“A mind stretched by new experiences can never go back to its old dimensions.” – Mollie Bylett
I’ve been reflecting on our time in Washington DC in preparation for sharing these, our final photos from a holiday that is now more than two months in the past. In fact, I’ve been reflecting on travel in general, and just how important has been for me. We are all a product of our environment. But our environment can be a narrow, cloistered place, particularly if we choose to spend most of our lives close to home. And the more I travel, the more clearly I see just how much I don’t want that – if I must be a product of my environment, then the whole world should be my environment.
This isn’t really about our trip to Washington DC at all. Travel is less about the destination, and more about the experiences you live there.
There are very few things that I regret in my life – aside, perhaps, from my foray into coloured tights in my early twenties, which was nothing if not regrettable. But I regret that I didn’t take time off between high school and university to travel. At the time, I didn’t know that was something I wanted. I didn’t know what I wanted to do with my life, either, but it never occurred to me that I could – never mind that I should – deviate from the traditional path of high school, university, career. Afterwards, I went straight from university into a corporate job. I did it without a pause to consider what I actually wanted. (Although I did travel for about three months in my mid-twenties, I kept my job when I did it. My desk awaited me when I got back.)
It wasn’t until my late twenties that I realised, to my horror, that if I didn’t make a change, the rest of my life would look exactly the way my life looked right then. The prospect terrified me. I finally took the gap year that most people take at eighteen when I was twenty-eight. For three-hundred and sixty-five days, I paused. I reflected. Rather than accruing hours of work experience, I experienced life. I learned more about myself and what I want from life in that one year in Paris than I had in all the years of life leading up to that point.
“I feel like it’s travel that’s really opened you up,” my dear friend V told me recently. And she was absolutely right. The day we met, on a kind of blogger blind date, in 2011, I waited outside the restaurant hoping to see someone I was meeting pass, too nervous to be the first one inside – particularly if it turned out no one came. That’s who I was back then. These days, I would have walked into the restaurant without hesitation and ordered myself a glass of wine. If no one came, I would have ordered a second glass, anyway. That’s not what you’re “supposed to” do. And before I knew myself and what I wanted, before Paris, I clung to “supposed to” because, in the absence of a good understanding of myself, it was all I could hold onto.
It isn’t easy to come home after a decade away. I knew it wouldn’t be. My homecoming forces me, over and over, to confront other people’s perceptions of me based on the version of me they knew more than ten years ago. It forces me to confront my nineteen-year-old self and all the mistakes she made; all the times she chose not to speak up for herself, to sublimate her own emotions and opinions for the sake of keeping the peace. Because it was easier. Because she hadn’t yet found the words to express herself. And because, of course, it was what she was “supposed to do.” It forces me to recognise and acknowledge the small, anxious people pleaser I might have become if I’d stayed.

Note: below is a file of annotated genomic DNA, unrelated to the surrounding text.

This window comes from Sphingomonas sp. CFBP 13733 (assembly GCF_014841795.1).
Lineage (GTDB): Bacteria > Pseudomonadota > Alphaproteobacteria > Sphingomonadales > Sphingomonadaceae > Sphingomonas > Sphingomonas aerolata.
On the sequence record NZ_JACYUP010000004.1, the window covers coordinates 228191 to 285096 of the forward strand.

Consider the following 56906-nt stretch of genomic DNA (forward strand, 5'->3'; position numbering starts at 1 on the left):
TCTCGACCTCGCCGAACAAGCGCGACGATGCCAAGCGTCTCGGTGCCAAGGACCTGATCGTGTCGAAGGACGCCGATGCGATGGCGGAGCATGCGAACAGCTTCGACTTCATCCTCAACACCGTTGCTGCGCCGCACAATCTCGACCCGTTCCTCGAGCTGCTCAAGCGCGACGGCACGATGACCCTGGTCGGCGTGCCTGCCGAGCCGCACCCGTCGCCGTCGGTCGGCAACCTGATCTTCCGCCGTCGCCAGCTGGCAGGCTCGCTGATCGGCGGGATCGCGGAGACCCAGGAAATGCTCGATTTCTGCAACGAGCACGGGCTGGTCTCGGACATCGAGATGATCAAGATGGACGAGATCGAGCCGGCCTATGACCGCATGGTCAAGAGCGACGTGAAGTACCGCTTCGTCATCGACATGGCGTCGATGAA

“To the girl I was then: – I forgive you.”
I understand why people mistake me for the girl I used to be. We look the same, although I have a few more fine lines around my eyes now. But travel took that girl and convinced her of just how capably she could take care of herself. It exposed her to ways of doing things she never considered and made her think critically about everything, from basics like how best to shop for groceries to bigger questions like where she fit into the world. It taught her what classrooms and books never could. Mostly, it convinced her of just how much she still doesn’t – and likely will never – know. But it also convinced her that there is nothing more worthwhile than the pursuit of as much discovery as possible.
Ten years ago, I couldn’t stay in Winnipeg. Five years ago, I couldn’t come home. I can be here now – and be happy here in a way that I never was before precisely because I left. I think it’s so important to give yourself the space you need to grow. Leave home. Travel. For a year. For a week. Even for a day, if that’s all the time available to you. Get away from who you are – it’s the only way to figure out who you want to be.
I still wish I’d had the courage to consider a gap year after high school. But the path I’ve taken to get to where I am is mine. I own it. I forgive my nineteen-year-old self for all the chances she wasn’t yet ready to take. But I will never stop talking about the transformative power of travel. After all, seeing the world didn’t just change my life – it changed me.
#uniqlo #asos #jonak #gucci